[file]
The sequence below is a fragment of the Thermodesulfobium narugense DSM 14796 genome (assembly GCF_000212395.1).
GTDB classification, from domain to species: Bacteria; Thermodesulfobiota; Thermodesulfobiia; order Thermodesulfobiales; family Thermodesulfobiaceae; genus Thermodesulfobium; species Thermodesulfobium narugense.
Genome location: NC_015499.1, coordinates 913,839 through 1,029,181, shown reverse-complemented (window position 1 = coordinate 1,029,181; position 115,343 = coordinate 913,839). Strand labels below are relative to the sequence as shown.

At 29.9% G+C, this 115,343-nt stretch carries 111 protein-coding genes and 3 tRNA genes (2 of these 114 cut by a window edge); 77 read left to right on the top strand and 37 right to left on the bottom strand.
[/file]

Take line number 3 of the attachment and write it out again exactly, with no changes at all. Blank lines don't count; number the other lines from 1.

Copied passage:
Genome location: NC_015499.1, coordinates 913,839 through 1,029,181, shown reverse-complemented (window position 1 = coordinate 1,029,181; position 115,343 = coordinate 913,839). Strand labels below are relative to the sequence as shown.